I’m volunteering in a high school computer science class a couple mornings a week . . . If you’re going to work with computers, you need to be able to move around between different number systems, most commonly base 10, base 2 and base 16. As a warm-up, I asked students how many ways they could represent the quantity 7. Answers included the word “seven,” roman numerals, seven dots, a septagon, a Chinese symbol, and so on. “Quantities exist naturally,” I said, “but number systems are man-made. They’re just a set of symbols along with an agreement about how to order them. Why do we use the number system that we do? Who decided that?” Because I phrased it in a provocative way, some students realized that they hadn’t been consulted. “Yeah, no one asked me,” one student said. “Raise your hand in math class,” I suggested, “and ask ‘Why… Read more →

Teaching Computer Science: Next Year’s Teacher

 

I’m volunteering a couple mornings a week in an AP Computer Science Principles class for the upcoming school year . . . Schools are adding more CS classes and, almost without exception, retraining in-service teachers to teach them, rather than hiring people with knowledge and experience in the field. I met with the teacher today to do some upfront planning. At one point, he was calculating how many printouts we’d need for 6 groups of 4 students each . . . “Let’s see,” he said, “6 times 4 is 20 . . .” If you think that’s funny, guess what class he normally teaches: accounting. “Are you going to write that?” someone asks me. “Does he know you have a website?” “I don’t know what he knows or doesn’t know. Except he doesn’t know what 6 times 4 is.” Read more →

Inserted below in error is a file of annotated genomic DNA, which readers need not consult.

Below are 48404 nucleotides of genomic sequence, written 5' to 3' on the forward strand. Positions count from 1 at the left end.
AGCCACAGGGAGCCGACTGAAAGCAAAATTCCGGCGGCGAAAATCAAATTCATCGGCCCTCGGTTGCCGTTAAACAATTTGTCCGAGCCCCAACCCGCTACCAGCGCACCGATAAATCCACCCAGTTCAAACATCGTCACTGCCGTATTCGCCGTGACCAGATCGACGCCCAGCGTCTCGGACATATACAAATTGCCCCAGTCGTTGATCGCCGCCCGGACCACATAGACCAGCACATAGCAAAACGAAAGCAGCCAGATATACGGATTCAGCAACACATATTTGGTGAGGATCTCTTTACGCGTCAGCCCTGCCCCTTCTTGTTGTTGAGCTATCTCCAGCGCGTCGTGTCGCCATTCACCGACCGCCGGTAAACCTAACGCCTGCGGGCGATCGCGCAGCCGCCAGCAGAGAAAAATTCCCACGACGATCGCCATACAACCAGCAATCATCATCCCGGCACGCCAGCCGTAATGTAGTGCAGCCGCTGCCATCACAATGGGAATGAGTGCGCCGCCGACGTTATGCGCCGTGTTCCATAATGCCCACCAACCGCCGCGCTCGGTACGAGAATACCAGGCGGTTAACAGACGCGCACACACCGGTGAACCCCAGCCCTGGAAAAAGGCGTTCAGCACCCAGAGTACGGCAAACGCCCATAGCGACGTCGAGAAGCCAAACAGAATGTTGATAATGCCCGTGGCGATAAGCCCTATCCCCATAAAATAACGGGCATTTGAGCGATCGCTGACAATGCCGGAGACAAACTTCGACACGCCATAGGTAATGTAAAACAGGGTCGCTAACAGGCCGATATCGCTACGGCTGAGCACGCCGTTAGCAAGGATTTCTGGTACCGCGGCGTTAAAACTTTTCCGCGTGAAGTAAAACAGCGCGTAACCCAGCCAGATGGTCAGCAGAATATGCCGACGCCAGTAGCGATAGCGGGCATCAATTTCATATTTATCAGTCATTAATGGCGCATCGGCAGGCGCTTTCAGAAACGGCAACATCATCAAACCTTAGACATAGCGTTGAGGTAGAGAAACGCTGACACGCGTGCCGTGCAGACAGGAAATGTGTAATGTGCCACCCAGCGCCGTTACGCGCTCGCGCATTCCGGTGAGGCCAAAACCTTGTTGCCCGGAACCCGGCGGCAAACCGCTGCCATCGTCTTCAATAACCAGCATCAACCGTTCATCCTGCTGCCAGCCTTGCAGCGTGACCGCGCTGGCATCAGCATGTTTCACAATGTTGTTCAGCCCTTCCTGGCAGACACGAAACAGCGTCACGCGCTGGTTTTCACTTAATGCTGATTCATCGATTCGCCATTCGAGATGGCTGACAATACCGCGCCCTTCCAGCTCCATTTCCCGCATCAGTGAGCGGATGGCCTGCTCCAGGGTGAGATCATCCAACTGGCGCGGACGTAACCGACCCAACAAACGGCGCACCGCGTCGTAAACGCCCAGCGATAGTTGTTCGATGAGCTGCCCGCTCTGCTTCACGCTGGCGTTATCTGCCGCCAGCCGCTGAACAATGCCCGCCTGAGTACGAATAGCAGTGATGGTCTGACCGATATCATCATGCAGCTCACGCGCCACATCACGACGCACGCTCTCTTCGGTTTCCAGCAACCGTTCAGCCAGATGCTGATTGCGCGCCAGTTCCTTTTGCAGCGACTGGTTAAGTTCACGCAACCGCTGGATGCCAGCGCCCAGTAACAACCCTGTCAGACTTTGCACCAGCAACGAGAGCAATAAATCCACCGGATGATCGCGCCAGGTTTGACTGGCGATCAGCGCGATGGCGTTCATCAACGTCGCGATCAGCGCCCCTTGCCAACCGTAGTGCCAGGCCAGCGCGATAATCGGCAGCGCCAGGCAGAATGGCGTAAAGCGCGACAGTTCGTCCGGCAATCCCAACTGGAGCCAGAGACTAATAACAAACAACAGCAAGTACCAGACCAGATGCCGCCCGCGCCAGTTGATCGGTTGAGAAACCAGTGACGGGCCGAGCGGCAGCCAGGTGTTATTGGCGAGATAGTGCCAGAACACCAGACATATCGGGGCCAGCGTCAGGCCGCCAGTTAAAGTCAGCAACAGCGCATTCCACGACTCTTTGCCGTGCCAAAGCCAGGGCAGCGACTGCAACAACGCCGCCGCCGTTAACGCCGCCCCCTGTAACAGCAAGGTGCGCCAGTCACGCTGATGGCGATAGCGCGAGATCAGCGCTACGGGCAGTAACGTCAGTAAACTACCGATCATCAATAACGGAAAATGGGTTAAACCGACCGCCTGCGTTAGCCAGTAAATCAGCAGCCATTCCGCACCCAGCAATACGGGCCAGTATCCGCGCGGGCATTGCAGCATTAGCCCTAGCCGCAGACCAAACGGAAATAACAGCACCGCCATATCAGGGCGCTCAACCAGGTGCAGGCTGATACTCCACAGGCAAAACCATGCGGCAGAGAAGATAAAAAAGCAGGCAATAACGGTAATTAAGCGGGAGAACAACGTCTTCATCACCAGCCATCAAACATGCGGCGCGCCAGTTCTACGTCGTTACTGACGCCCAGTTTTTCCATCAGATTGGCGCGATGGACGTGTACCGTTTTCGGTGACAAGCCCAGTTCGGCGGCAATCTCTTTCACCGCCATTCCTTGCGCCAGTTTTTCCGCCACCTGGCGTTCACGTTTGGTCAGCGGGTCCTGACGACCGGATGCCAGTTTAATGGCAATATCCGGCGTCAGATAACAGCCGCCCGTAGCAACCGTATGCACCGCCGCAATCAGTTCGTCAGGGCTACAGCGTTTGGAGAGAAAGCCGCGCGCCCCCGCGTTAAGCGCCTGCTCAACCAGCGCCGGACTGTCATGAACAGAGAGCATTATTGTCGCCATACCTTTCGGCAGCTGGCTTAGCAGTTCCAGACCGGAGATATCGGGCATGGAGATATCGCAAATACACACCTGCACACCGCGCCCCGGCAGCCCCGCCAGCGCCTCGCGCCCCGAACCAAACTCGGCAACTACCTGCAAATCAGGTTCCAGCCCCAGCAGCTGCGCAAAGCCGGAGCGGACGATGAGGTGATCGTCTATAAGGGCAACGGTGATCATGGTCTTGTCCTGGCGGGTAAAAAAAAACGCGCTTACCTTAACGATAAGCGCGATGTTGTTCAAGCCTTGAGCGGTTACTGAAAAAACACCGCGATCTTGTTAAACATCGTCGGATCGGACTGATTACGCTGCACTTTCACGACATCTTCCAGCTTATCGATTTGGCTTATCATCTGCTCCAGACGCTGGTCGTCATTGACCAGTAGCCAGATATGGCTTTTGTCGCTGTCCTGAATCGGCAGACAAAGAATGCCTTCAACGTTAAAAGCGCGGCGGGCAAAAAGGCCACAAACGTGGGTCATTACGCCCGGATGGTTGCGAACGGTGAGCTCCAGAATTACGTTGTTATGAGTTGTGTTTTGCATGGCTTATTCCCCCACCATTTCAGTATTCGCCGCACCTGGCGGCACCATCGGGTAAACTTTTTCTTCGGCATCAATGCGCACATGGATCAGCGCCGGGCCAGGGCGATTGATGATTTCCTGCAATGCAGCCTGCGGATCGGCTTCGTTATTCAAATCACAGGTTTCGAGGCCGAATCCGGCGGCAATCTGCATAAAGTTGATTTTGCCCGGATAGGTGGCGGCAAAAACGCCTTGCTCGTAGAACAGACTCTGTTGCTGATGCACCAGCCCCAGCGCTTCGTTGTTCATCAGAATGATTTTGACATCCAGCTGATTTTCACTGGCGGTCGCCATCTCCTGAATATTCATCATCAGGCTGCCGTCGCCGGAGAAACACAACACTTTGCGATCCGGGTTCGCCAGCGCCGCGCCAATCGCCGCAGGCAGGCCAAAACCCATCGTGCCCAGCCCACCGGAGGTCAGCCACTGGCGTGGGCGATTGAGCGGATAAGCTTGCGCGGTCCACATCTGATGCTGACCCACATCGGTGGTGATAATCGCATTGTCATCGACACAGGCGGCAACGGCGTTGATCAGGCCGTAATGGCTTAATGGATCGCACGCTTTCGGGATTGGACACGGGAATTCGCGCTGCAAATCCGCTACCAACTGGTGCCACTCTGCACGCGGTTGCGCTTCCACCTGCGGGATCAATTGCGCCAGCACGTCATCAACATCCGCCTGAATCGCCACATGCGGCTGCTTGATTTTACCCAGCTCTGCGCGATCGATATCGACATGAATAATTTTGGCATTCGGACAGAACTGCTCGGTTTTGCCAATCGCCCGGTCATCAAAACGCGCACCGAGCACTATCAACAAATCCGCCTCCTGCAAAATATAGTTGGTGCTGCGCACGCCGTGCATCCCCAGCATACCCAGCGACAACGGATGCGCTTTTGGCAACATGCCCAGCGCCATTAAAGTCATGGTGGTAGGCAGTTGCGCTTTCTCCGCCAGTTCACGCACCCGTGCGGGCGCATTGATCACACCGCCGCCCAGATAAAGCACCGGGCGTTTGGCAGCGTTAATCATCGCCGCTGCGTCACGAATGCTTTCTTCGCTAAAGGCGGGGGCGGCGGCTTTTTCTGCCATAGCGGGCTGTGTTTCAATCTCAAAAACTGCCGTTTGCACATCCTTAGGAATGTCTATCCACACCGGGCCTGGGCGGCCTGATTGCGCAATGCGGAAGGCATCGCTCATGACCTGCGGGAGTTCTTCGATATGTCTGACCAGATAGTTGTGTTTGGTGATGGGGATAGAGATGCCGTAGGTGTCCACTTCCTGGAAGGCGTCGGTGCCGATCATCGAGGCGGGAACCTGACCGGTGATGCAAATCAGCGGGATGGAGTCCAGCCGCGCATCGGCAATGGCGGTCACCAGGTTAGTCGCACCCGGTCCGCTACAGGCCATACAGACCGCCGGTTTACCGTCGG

How to Not Get a Job Teaching Computer Science

 

She was a software engineer interviewing for a job teaching high school computer science. One of the interviewers read a question: XYZ School District is committed to effective learning for all students. Key in this work is improving the success of historically underrepresented, low-income and/or students of color. What are your experiences implementing instructional strategies shown to be most effective in increasing the success of these populations? She knew what the “right” answer looked like but after a momentary hesitation decided to answer honestly. “I think it’s probably counterproductive to single out groups of students as needing special handling to be up to the standards of the other students.” “We’re not saying that they’re not up to the standards of the other students,” the interviewer said. “Okay, let me say it another way. We have four labels available: ‘historically underrepresented,’ ‘low-income,’ ‘students of color’ and ‘none of the above.’ “From… Read more →

Was Nikolas Cruz Bullied?

 

In 2018, being accused of bullying is not on a par with being accused of murder, but it’s close. Emma Gonzalez, one of the Parkland shooting survivors, said this about Nikolas Cruz at the anti-gun march in Washington, D.C.: Since he was in middle school, it was no surprise to anyone who knew him that he was the shooter. Those talking about how we should have not ostracized him? You don’t know this kid. OK? We did! I can’t see anything unusual about that. The popular kids sneer at the geeks, the nerds and the weirdos. Because they deserve it. You don’t know this kid. We did. But when the kid in this case goes off the rails, which “was no surprise to anyone who knew him,” some self-reflection seems to be in order before blaming the usual suspects. I don’t understand the strategy of gun control proponents. Every tragedy… Read more →

More People I’m Sick Unto Death Of: High School Gun Experts

 

I’m burned out on the high school gun “experts” for a couple of reasons: They’re rude. It’s too obvious that someone or a collection of someones is scripting their talking points. I heard one of the kids raising an obscure point about record-keeping requirements at the ATF. Most gun control advocates are not even familiar with the basic mechanisms and terminology of guns, let alone with ATF policy minutiae. That’s something a gun control lobbyist would know about, but it’s not something a high school kid knows about, unless it’s scripted out for him. I don’t object to the anti-gun message, although I disagree with most of it . . . I object to being treated like the kind of rube who can’t tell when a high school student is plagiarizing someone else’s ideas. Also: these kids have a platform, not based on their own merits, but because 17 other… Read more →